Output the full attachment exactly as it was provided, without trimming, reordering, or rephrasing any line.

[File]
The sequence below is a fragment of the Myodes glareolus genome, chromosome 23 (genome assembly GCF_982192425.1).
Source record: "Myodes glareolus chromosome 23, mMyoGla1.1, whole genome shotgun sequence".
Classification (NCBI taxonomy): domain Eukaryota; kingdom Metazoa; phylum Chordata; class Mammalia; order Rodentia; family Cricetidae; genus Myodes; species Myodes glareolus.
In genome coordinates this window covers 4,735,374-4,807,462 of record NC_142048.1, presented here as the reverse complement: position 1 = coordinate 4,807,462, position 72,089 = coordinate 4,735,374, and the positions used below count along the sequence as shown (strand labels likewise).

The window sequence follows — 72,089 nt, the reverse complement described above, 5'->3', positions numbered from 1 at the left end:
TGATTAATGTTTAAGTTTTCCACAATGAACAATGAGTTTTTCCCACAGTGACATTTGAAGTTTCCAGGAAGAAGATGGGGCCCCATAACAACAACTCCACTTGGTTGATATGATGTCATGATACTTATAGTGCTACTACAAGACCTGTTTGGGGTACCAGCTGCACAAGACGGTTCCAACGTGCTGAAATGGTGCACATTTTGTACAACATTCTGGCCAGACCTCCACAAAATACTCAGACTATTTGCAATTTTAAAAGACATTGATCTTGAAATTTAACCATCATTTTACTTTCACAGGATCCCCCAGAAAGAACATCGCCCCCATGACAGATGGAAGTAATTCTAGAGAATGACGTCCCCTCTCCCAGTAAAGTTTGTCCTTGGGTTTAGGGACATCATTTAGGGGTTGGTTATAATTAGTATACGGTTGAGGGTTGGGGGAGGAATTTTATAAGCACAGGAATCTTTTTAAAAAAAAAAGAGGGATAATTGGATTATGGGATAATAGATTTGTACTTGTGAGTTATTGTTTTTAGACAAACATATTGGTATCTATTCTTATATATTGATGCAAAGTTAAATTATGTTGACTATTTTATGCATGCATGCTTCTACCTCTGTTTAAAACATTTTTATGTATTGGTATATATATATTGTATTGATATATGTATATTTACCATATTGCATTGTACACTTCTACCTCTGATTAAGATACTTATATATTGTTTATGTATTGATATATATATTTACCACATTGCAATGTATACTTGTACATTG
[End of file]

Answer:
The sequence below is a fragment of the Myodes glareolus genome, chromosome 23 (genome assembly GCF_982192425.1).
Source record: "Myodes glareolus chromosome 23, mMyoGla1.1, whole genome shotgun sequence".
Classification (NCBI taxonomy): domain Eukaryota; kingdom Metazoa; phylum Chordata; class Mammalia; order Rodentia; family Cricetidae; genus Myodes; species Myodes glareolus.
In genome coordinates this window covers 4,735,374-4,807,462 of record NC_142048.1, presented here as the reverse complement: position 1 = coordinate 4,807,462, position 72,089 = coordinate 4,735,374, and the positions used below count along the sequence as shown (strand labels likewise).

The window sequence follows — 72,089 nt, the reverse complement described above, 5'->3', positions numbered from 1 at the left end:
TGATTAATGTTTAAGTTTTCCACAATGAACAATGAGTTTTTCCCACAGTGACATTTGAAGTTTCCAGGAAGAAGATGGGGCCCCATAACAACAACTCCACTTGGTTGATATGATGTCATGATACTTATAGTGCTACTACAAGACCTGTTTGGGGTACCAGCTGCACAAGACGGTTCCAACGTGCTGAAATGGTGCACATTTTGTACAACATTCTGGCCAGACCTCCACAAAATACTCAGACTATTTGCAATTTTAAAAGACATTGATCTTGAAATTTAACCATCATTTTACTTTCACAGGATCCCCCAGAAAGAACATCGCCCCCATGACAGATGGAAGTAATTCTAGAGAATGACGTCCCCTCTCCCAGTAAAGTTTGTCCTTGGGTTTAGGGACATCATTTAGGGGTTGGTTATAATTAGTATACGGTTGAGGGTTGGGGGAGGAATTTTATAAGCACAGGAATCTTTTTAAAAAAAAAAGAGGGATAATTGGATTATGGGATAATAGATTTGTACTTGTGAGTTATTGTTTTTAGACAAACATATTGGTATCTATTCTTATATATTGATGCAAAGTTAAATTATGTTGACTATTTTATGCATGCATGCTTCTACCTCTGTTTAAAACATTTTTATGTATTGGTATATATATATTGTATTGATATATGTATATTTACCATATTGCATTGTACACTTCTACCTCTGATTAAGATACTTATATATTGTTTATGTATTGATATATATATTTACCACATTGCAATGTATACTTGTACATTG